"Alcides, from CEchalia crowned
In this state he embarked on board a ship, and was conveyed home. Dejanira, on seeing what she had unwittingly done, hanged herself. Hercules, prepared to die, ascended Mount CEta, where
1 i 81. 4 §§ 22-25. "Milton.
he built a funeral pile of trees, gave his bow and arrows to Philoctetes,1 and laid himself upon the pile, his head resting on his club, and his lion's skin spread over him. With a countenance as serene as if he were taking his place at a festal board, he commanded Philoctetes to apply the torch. The flames spread apace, and soon invested the whole mass.2
The gods themselves grieved to see the champion of the earth so brought to his end. But Jupiter took care that only his mother's part in him should perish by the flames. The immortal element, derived from Jupiter himself, was translated to heaven; and by the consent of the gods — even of reluctant Juno — Hercules was admitted as a deity to the ranks of the immortals. The whitearmed queen of heaven was finally reconciled to the offspring of Alcmena. She adopted him for her son, and gave him in marriage her daughter Hebe.
"Deep degraded to a coward's slave,
"Till the god, the earthly part forsaken,
1 See § 169. According to Sophocles, Philoctetes' father Poeas applied the torch a Sep the spirited poems, Deianeira and Herakles, in the classical, but too little read, Epic of Hades, by Lewis Morris.
Youth's bright goddess, with a blush at meeting,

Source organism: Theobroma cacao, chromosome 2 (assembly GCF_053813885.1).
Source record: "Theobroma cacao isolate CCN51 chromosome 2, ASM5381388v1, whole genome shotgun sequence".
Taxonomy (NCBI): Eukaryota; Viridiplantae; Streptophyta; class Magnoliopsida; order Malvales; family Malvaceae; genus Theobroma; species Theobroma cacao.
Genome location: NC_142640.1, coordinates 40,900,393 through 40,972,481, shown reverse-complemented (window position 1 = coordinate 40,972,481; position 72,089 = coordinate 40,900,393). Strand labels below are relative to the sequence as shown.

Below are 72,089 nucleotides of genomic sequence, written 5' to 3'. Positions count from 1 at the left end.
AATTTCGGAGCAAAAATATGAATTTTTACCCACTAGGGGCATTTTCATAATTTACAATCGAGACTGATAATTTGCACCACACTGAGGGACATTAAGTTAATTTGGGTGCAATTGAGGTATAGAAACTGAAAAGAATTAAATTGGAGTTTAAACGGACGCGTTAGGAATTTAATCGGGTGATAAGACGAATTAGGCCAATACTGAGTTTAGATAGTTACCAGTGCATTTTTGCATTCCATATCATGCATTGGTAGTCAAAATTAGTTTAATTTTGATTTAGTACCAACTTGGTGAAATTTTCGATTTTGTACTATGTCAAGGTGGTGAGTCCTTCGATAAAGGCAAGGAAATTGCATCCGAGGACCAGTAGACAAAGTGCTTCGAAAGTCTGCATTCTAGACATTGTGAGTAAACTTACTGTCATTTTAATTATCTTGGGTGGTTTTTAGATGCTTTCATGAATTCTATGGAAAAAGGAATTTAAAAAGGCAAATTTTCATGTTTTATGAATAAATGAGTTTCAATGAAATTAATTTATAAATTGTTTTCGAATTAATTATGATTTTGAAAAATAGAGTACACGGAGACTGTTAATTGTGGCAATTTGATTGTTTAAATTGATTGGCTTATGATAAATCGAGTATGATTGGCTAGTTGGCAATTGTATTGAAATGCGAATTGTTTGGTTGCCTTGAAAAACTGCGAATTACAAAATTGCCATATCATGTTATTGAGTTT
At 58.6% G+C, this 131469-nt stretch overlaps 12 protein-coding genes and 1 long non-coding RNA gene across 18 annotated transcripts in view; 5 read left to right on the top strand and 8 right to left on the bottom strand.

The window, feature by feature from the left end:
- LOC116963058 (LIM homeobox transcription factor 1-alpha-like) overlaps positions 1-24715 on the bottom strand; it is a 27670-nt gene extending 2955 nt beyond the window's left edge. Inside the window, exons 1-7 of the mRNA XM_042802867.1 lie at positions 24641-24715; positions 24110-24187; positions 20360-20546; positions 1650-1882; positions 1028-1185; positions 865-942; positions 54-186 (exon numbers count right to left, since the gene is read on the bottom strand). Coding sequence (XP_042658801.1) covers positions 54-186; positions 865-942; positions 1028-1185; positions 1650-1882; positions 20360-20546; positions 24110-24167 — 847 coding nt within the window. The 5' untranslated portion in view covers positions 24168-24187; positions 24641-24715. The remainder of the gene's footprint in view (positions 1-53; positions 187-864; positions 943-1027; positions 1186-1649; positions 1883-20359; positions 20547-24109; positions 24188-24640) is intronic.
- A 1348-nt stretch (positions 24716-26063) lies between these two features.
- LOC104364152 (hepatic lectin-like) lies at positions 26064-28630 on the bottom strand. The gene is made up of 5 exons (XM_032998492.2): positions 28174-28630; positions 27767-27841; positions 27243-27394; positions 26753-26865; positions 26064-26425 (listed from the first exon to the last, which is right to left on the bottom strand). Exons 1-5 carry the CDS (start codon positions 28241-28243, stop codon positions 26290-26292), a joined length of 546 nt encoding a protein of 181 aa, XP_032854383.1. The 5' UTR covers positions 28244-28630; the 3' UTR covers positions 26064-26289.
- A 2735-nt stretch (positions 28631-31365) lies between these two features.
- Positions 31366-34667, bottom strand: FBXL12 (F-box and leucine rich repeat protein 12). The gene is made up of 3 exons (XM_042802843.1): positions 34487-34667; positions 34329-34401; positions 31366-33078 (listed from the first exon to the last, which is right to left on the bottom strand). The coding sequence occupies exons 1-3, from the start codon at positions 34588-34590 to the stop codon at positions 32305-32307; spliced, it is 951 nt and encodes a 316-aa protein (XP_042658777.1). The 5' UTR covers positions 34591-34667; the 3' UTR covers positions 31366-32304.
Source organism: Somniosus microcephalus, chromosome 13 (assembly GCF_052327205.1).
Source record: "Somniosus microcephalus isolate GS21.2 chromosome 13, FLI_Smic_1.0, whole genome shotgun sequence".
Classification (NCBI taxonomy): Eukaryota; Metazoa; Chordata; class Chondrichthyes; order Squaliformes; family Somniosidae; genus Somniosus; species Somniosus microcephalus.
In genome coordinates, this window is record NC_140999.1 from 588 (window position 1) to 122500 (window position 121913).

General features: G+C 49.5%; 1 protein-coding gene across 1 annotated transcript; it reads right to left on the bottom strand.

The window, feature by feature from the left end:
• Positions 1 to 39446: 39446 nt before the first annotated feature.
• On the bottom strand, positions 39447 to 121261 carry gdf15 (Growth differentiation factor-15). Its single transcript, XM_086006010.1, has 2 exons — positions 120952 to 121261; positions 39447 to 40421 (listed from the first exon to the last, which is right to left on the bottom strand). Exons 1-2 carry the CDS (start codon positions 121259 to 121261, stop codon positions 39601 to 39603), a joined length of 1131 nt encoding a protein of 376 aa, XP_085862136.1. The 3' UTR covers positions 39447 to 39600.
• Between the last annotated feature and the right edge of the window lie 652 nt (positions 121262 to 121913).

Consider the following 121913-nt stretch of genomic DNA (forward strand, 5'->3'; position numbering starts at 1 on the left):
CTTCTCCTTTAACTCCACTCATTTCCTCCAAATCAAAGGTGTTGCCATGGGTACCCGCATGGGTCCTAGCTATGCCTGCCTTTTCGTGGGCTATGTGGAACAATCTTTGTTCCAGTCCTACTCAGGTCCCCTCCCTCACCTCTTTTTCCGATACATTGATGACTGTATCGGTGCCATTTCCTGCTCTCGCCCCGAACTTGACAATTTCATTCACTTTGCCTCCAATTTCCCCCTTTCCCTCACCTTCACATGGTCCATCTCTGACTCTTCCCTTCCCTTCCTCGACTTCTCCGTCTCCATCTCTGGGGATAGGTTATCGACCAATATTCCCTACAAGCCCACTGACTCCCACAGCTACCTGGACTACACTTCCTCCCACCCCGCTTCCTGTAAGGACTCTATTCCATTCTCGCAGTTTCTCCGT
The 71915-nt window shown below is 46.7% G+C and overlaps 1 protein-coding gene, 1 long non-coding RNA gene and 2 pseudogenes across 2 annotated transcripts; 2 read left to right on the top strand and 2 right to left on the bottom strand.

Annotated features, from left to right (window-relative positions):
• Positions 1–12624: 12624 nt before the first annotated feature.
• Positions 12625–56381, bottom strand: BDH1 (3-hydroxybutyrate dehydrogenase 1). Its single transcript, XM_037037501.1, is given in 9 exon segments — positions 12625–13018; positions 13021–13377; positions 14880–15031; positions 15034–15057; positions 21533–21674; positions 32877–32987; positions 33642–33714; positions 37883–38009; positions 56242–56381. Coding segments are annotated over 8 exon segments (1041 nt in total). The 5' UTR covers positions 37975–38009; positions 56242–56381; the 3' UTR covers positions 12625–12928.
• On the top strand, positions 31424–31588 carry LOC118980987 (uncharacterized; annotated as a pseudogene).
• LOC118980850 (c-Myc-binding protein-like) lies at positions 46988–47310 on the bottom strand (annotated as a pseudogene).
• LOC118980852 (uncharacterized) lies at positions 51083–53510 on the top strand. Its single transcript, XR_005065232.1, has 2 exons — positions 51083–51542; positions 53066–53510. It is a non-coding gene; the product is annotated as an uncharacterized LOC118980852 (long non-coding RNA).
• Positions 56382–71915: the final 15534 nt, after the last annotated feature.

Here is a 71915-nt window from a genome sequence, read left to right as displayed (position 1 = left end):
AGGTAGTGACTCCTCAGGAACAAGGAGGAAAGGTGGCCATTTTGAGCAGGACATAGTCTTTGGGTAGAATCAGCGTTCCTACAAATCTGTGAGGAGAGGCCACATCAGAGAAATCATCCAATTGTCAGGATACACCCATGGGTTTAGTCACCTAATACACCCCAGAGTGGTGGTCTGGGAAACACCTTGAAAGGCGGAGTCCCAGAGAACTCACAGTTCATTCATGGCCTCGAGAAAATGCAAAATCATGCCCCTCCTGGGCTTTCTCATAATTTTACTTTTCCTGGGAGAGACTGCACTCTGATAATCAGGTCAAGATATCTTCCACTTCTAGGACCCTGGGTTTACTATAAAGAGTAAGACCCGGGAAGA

Here we take leave for a time of the descendants of Inachus. We shall revert to them in the stories of Minos of Crete (§ 149) and of the house of Labdacus (§ 158).
1 Schiller's Ideal and Life. Translated by S. G. Bulfinch, brother of Thomas Bulfinch.
THE FAMILY OF ^OLUS.
§ 144. The Descendants of Deucalion.—Athamas, brother of Sisyphus, was descended from ^Eolus, whose father, Hellen, was the son of Deucalion of Thessaly. Athamas had, by his wife Nephele, two children, Phryxus and Helle. After a time, growing indifferent to his wife, Athamas put her away, and took Ino, the daughter of Cadmus. The unfortunate sequel of this second marriage we have already seen.1
Nephele, apprehending danger to her children from the influence of their step-mother, took measures to put them out of her reach. Mercury gave her a ram with a golden fleece, on which she set the two children. Vaulting into the air, the animal took his course to the East; but when he was crossing the strait that divides Europe and Asia, the girl Helle fell from his back into the sea, which from her was afterward called the Hellespont — now the Dardanelles. The ram safely landed the boy Phryxus in Colchis, where he was hospitably received by .yBetes, the king of that country. Phryxus sacrificed the ram to Jupiter, but the fleece he gave to ^Eetes, who placed it in a consecrated grove, under the care of a sleepless dragon.2
§ 145. The Quest of the Golden Fleece.3 — Another realm in Thessaly, near to that of Athamas, was ruled over by his nephew ^Eson. ^Eson, although he had a son Jason, surrendered the crown to a half-brother, Pelias,4 on condition that he should hold it only during the minority of the lad. This young Jason was, by the way, a second cousin of Belle rophon and of the Atalanta
1 J 129. 2 Apollod. 1. 9. § 1; Apollon. Rhod. 1:927.
8 Ovid, Metam. 6: 667; 7:143. The Argonautica of Apollonius of Rhodes. 4 See § 109.